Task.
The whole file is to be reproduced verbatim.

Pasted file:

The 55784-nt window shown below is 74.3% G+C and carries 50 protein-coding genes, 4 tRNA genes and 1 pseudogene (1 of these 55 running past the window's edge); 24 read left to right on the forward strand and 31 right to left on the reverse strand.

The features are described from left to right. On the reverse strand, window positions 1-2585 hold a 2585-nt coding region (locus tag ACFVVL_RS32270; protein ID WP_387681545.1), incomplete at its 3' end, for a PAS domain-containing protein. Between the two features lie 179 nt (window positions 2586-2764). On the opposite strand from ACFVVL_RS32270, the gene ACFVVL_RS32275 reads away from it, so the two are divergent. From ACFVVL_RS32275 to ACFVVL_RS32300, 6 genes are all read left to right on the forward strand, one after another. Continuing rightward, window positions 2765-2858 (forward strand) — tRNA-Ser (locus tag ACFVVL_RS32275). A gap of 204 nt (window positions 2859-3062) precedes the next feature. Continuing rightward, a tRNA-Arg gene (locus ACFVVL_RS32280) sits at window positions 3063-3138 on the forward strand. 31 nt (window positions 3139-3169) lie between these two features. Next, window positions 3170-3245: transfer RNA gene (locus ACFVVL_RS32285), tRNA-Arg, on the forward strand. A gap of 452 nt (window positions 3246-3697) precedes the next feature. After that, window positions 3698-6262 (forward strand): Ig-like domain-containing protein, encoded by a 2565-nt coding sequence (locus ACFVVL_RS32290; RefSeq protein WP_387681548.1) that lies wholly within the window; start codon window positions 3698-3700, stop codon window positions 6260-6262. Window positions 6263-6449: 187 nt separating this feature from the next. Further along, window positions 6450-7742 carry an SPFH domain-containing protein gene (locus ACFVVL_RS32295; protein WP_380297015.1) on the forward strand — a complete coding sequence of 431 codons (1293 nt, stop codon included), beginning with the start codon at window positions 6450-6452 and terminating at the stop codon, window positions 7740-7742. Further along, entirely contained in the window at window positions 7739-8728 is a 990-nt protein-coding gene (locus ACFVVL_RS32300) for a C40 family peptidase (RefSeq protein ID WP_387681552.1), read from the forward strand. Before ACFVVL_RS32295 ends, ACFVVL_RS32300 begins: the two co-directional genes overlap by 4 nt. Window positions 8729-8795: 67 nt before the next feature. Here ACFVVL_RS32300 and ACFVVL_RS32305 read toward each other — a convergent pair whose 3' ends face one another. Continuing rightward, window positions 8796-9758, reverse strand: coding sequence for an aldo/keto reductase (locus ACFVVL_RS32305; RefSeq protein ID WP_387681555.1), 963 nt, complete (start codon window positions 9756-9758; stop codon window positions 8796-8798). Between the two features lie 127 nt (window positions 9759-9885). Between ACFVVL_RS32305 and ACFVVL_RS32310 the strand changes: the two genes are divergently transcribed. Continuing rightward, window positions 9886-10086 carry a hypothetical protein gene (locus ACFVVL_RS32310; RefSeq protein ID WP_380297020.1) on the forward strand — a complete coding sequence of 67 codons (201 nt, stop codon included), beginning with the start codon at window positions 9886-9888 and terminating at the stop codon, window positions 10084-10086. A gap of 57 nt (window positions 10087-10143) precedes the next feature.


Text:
The 55784-nt window shown below is 74.3% G+C and carries 50 protein-coding genes, 4 tRNA genes and 1 pseudogene (1 of these 55 running past the window's edge); 24 read left to right on the forward strand and 31 right to left on the reverse strand.

The features are described from left to right. On the reverse strand, window positions 1-2585 hold a 2585-nt coding region (locus tag ACFVVL_RS32270; protein ID WP_387681545.1), incomplete at its 3' end, for a PAS domain-containing protein. Between the two features lie 179 nt (window positions 2586-2764). On the opposite strand from ACFVVL_RS32270, the gene ACFVVL_RS32275 reads away from it, so the two are divergent. From ACFVVL_RS32275 to ACFVVL_RS32300, 6 genes are all read left to right on the forward strand, one after another. Continuing rightward, window positions 2765-2858 (forward strand) — tRNA-Ser (locus tag ACFVVL_RS32275). A gap of 204 nt (window positions 2859-3062) precedes the next feature. Continuing rightward, a tRNA-Arg gene (locus ACFVVL_RS32280) sits at window positions 3063-3138 on the forward strand. 31 nt (window positions 3139-3169) lie between these two features. Next, window positions 3170-3245: transfer RNA gene (locus ACFVVL_RS32285), tRNA-Arg, on the forward strand. A gap of 452 nt (window positions 3246-3697) precedes the next feature. After that, window positions 3698-6262 (forward strand): Ig-like domain-containing protein, encoded by a 2565-nt coding sequence (locus ACFVVL_RS32290; RefSeq protein WP_387681548.1) that lies wholly within the window; start codon window positions 3698-3700, stop codon window positions 6260-6262. Window positions 6263-6449: 187 nt separating this feature from the next. Further along, window positions 6450-7742 carry an SPFH domain-containing protein gene (locus ACFVVL_RS32295; protein WP_380297015.1) on the forward strand — a complete coding sequence of 431 codons (1293 nt, stop codon included), beginning with the start codon at window positions 6450-6452 and terminating at the stop codon, window positions 7740-7742. Further along, entirely contained in the window at window positions 7739-8728 is a 990-nt protein-coding gene (locus ACFVVL_RS32300) for a C40 family peptidase (RefSeq protein ID WP_387681552.1), read from the forward strand. Before ACFVVL_RS32295 ends, ACFVVL_RS32300 begins: the two co-directional genes overlap by 4 nt. Window positions 8729-8795: 67 nt before the next feature. Here ACFVVL_RS32300 and ACFVVL_RS32305 read toward each other — a convergent pair whose 3' ends face one another. Continuing rightward, window positions 8796-9758, reverse strand: coding sequence for an aldo/keto reductase (locus ACFVVL_RS32305; RefSeq protein ID WP_387681555.1), 963 nt, complete (start codon window positions 9756-9758; stop codon window positions 8796-8798). Between the two features lie 127 nt (window positions 9759-9885). Between ACFVVL_RS32305 and ACFVVL_RS32310 the strand changes: the two genes are divergently transcribed. Continuing rightward, window positions 9886-10086 carry a hypothetical protein gene (locus ACFVVL_RS32310; RefSeq protein ID WP_380297020.1) on the forward strand — a complete coding sequence of 67 codons (201 nt, stop codon included), beginning with the start codon at window positions 9886-9888 and terminating at the stop codon, window positions 10084-10086. A gap of 57 nt (window positions 10087-10143) precedes the next feature.